Plastic, not so fantastic

Our tendency to self-destruct is never more evident than when I see the indelible traces of our presence wherever I have gone to photograph birds over the last few years. Some of these are quite remote places where I would have expected minimal human footprint. But no, we haven’t really spared these places from the impact of our profligate consumerism.

Whether it is in the vast openness of the Rann of Kutch, or the high-altitude stark beauty of Ladakh or the dense bamboo forests of Arunachal & Sikkim or the subtropical pine and broad-leaved forest of the Shivalik ranges in Uttarakhand, all extremely fragile ecosystems that we need to go out of our way to conserve and protect, the most ubiquitous sight that has greeted me has been petrochemical derivatives in various shapes, forms and sizes that are symbolic of our consumption economy.

Plastic bottles, wrappers, plastic bags, plastic-laminated paper cups, plastic cups, styrofoam cups and plates, empty tetrapak cartons, laminated paper plates and the like. I must admit that I have contributed to this collection, though, of late, I have been carrying my own water bottle, steel glass and unpackaged snacks of dried nuts to reduce my personal impact.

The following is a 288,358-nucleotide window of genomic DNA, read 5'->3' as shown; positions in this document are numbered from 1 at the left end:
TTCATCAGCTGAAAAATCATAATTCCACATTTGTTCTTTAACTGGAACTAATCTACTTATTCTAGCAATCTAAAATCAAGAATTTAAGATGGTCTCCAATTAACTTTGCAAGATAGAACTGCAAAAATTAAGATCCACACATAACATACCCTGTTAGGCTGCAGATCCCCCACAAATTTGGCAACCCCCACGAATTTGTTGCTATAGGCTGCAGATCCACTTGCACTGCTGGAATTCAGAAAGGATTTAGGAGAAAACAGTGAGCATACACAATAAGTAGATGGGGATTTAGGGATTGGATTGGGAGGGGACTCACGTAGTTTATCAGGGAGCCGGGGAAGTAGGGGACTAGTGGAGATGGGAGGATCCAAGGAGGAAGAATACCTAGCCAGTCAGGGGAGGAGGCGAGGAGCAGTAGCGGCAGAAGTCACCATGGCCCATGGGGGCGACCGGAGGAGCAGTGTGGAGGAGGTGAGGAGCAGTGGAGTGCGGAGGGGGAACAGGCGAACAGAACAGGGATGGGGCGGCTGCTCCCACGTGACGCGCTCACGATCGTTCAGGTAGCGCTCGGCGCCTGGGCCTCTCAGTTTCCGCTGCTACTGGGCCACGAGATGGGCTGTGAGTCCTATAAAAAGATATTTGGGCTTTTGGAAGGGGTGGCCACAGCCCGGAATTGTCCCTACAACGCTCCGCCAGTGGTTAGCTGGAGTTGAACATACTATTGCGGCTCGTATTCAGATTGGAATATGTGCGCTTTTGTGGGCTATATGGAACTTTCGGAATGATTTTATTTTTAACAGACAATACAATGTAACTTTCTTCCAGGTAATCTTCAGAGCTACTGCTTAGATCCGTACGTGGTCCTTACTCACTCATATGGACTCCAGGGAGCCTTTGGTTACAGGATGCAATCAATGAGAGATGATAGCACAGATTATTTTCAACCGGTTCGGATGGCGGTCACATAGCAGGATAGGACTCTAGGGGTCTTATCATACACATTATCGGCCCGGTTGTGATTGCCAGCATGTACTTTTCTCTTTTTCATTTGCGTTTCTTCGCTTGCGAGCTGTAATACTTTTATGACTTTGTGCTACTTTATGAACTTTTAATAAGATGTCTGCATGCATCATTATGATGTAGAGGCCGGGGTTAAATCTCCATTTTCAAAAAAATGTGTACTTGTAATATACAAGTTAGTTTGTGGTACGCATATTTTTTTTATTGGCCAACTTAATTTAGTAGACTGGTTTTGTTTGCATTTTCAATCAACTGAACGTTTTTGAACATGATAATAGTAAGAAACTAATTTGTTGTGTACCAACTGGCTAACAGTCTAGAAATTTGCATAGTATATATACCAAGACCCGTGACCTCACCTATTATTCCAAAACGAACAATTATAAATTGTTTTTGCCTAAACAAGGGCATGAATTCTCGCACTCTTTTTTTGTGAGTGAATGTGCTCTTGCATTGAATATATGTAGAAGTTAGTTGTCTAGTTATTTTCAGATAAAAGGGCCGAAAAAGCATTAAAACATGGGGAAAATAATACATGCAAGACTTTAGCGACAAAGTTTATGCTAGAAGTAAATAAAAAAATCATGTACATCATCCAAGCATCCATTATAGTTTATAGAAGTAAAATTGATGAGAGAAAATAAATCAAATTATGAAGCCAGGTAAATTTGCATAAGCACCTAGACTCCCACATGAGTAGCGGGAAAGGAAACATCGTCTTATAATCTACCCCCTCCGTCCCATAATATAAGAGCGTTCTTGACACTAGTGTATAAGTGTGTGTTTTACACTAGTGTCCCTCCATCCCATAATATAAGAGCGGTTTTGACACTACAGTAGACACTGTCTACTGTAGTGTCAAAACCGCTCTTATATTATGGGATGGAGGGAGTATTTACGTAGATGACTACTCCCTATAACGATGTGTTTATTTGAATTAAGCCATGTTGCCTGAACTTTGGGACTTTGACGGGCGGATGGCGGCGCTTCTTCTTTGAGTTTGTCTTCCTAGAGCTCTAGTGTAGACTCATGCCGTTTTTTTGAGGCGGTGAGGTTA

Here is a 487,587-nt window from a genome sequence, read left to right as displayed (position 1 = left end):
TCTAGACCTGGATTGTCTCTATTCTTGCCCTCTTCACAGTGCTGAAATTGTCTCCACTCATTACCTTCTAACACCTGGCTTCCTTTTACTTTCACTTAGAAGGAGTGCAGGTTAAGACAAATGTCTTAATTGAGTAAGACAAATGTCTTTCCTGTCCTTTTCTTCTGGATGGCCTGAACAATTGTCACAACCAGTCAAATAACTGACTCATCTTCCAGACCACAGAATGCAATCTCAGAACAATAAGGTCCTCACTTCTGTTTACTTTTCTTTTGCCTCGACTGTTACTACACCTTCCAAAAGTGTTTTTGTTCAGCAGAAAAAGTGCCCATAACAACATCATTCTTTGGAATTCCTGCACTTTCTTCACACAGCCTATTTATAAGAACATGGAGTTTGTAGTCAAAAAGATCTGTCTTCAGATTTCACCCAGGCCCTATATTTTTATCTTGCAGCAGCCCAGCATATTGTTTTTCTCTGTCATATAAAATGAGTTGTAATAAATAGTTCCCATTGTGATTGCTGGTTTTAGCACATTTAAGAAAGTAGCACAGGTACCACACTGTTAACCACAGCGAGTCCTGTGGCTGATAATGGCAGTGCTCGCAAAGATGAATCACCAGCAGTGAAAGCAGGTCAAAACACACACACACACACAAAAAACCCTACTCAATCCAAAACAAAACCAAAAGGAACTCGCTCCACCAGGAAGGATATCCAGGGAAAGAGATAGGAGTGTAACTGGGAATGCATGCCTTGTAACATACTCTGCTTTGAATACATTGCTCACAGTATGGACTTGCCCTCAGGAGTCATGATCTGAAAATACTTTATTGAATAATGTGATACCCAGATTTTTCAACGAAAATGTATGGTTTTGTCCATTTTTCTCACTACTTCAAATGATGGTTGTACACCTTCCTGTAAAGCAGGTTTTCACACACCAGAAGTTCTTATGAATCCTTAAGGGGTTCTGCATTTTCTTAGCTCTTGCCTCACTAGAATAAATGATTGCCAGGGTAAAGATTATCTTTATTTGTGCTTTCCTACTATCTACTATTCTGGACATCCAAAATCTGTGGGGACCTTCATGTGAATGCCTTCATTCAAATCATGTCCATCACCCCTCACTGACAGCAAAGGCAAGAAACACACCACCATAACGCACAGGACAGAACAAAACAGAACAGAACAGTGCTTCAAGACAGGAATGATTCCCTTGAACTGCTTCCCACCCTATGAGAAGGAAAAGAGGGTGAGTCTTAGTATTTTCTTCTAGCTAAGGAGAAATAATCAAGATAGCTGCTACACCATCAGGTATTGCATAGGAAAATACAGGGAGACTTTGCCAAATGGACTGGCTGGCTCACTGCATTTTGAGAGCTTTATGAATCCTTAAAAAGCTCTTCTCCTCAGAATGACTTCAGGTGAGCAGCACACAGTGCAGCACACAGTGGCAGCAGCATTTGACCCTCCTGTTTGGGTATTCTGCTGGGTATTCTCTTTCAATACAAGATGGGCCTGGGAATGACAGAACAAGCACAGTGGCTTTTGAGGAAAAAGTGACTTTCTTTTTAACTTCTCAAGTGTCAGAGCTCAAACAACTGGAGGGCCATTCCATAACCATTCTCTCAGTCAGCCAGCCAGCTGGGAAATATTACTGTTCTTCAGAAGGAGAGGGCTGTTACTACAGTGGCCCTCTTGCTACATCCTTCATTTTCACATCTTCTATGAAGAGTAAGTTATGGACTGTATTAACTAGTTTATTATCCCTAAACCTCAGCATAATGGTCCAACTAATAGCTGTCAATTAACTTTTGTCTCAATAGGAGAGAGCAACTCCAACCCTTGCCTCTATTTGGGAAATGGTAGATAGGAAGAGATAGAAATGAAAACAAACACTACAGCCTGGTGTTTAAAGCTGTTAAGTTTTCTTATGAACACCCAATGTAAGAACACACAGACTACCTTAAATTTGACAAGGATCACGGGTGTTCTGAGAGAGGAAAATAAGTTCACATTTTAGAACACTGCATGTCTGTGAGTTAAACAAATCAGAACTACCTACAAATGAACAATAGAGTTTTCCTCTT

Garbage dumps become areas for some of these birds to forage in search of food and I have often ended up clicking pictures of a bird that would have some of this plastic in the frame ruining what would have been a usable image. I would, usually, end up deleting these pics later, especially if it was a species that I had clicked before. This one of the Robin Accentor (juv) was shot somewhere around South Pullu enroute the Khardung La pass in Ladakh. I love the pose of the bird here and detest the plastic perch and the bokeh-ed blue wrapper around the beak.

Going back to the topic of plastics, unless we all do our bit and consciously reduce consumption, I just don’t see how we will survive this century. Few simple things that we can all do with minimal effort:-

  1. Carry your own reusable bottles and tank up whenever you find a clean water source.
  2. Carry a glass for your chai / coffee and avoid any disposables.
  3. Be sensitive to any plastic / non bio-degradable trash and carry them back into cities to dispose. These places will have no infrastructure to recycle / reuse plastic waste.
  4. Avoid any unnecessary consumption of packaged foods. A simple mixture of nuts and dried fruits can make for a good and healthy snack.

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